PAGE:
These precautionary steps and concerns will go a long way to ensuring that large numbers of waste workers will work safely through the pandemic. But more can be done. At the federal government level, OSHA should begin an immediate reassessment of its Covid-19 waste management guidelines in light of recent data on the persistence of the virus in aerosols and on surfaces.

Equally important, waste industry employers must strive to provide and enforce the use of personal protective gear, and workers must double-down in their commitment to using it. Too often, industry accidents happen because employees simply don’t like wearing gear or set it aside because it’s uncomfortable. Finally, Americans should take extra care with their waste and recycling, especially if it was generated in a quarantined home. The Centers for Disease Control and Prevention recommends using gloves when handling trash generated by an ill person. From a sick home or not, recyclable and non-recyclable waste should be double-bagged or placed in durable bags unlikely to rip, tear or burst. Doing so will not only protect the health of the people employed to collect your trash, but also help to maintain clean cities where disease outbreaks are rare and quick.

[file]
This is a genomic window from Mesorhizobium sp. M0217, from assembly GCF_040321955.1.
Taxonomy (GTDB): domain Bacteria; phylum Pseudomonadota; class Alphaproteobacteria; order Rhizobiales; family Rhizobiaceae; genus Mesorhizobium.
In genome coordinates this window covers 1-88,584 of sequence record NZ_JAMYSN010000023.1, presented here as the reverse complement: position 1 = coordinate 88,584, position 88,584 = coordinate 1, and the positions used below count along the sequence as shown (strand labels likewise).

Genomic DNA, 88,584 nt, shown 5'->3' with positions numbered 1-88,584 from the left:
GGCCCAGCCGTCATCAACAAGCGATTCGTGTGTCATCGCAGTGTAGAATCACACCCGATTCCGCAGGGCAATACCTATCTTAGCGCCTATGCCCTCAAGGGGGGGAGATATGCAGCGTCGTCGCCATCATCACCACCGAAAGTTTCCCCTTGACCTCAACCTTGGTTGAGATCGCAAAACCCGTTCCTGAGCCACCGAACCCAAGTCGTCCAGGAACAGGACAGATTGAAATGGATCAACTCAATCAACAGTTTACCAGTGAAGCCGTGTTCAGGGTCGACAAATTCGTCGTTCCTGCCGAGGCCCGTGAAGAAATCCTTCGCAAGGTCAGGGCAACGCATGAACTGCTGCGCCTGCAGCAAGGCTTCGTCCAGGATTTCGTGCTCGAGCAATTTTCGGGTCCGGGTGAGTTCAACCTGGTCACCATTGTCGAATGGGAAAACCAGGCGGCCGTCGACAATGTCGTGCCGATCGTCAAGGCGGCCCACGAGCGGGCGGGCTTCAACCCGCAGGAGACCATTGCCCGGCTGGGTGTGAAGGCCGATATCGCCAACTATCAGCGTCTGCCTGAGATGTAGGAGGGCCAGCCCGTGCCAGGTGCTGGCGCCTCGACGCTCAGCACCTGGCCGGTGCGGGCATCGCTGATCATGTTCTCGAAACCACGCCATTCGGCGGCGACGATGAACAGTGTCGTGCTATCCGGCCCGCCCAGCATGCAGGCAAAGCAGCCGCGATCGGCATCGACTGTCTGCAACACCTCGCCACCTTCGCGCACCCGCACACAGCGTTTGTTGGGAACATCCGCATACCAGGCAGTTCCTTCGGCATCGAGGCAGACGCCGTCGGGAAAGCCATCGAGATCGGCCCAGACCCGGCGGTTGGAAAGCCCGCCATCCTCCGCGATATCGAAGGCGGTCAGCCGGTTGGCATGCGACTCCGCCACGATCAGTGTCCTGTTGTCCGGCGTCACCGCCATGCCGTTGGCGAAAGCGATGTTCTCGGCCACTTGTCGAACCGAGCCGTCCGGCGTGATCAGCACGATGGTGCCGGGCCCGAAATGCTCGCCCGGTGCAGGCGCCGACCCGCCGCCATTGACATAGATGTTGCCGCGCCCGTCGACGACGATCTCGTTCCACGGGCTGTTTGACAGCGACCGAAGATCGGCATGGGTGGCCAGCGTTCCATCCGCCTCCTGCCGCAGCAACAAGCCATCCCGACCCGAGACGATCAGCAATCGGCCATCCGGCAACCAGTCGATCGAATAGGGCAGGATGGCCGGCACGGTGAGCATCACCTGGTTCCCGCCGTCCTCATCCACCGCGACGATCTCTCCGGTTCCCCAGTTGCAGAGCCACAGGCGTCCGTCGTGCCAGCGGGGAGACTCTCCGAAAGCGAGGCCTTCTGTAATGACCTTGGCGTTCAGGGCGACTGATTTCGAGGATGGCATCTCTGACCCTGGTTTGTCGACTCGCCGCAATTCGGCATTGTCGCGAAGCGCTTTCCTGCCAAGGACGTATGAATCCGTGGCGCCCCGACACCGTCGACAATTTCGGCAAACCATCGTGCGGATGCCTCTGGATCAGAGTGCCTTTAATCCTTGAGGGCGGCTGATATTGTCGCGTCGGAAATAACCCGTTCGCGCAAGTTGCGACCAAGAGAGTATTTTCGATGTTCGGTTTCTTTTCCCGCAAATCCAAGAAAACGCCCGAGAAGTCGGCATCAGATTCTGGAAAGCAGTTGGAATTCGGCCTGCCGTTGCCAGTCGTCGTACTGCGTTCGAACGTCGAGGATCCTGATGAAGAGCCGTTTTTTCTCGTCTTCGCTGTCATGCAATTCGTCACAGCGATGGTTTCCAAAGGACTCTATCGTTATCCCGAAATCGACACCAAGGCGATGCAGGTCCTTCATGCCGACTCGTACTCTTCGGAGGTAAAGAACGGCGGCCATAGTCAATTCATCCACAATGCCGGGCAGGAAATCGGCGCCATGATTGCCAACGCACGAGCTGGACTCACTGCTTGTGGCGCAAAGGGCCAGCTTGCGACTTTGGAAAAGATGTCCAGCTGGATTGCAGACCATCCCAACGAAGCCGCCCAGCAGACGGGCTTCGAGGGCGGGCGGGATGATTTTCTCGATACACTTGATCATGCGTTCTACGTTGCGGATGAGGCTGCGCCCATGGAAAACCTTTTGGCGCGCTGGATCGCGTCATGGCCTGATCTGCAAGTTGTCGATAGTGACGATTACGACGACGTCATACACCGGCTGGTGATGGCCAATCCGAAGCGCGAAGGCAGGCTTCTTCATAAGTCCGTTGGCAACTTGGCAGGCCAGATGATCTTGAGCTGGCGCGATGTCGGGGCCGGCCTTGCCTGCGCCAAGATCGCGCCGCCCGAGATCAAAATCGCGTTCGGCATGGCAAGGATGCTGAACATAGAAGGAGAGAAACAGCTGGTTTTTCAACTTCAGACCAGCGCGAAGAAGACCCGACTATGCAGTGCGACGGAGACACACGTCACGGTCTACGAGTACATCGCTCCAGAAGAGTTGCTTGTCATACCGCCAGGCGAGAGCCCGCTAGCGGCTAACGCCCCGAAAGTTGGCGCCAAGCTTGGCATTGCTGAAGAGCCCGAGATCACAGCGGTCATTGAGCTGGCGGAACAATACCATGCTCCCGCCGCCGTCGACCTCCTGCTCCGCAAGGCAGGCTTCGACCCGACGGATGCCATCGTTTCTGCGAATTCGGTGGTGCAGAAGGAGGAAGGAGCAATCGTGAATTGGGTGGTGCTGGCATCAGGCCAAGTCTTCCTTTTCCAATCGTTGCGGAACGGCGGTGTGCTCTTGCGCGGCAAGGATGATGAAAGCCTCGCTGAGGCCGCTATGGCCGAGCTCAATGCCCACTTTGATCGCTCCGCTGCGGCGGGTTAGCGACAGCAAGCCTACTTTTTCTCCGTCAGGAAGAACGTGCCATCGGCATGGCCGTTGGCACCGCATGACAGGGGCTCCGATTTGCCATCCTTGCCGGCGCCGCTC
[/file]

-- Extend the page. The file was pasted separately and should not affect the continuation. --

This column does not necessarily reflect the opinion of Bloomberg LP and its owners.

    To contact the author of this story:
    Adam Minter at

    To contact the editor responsible for this story:
    Stacey Shick at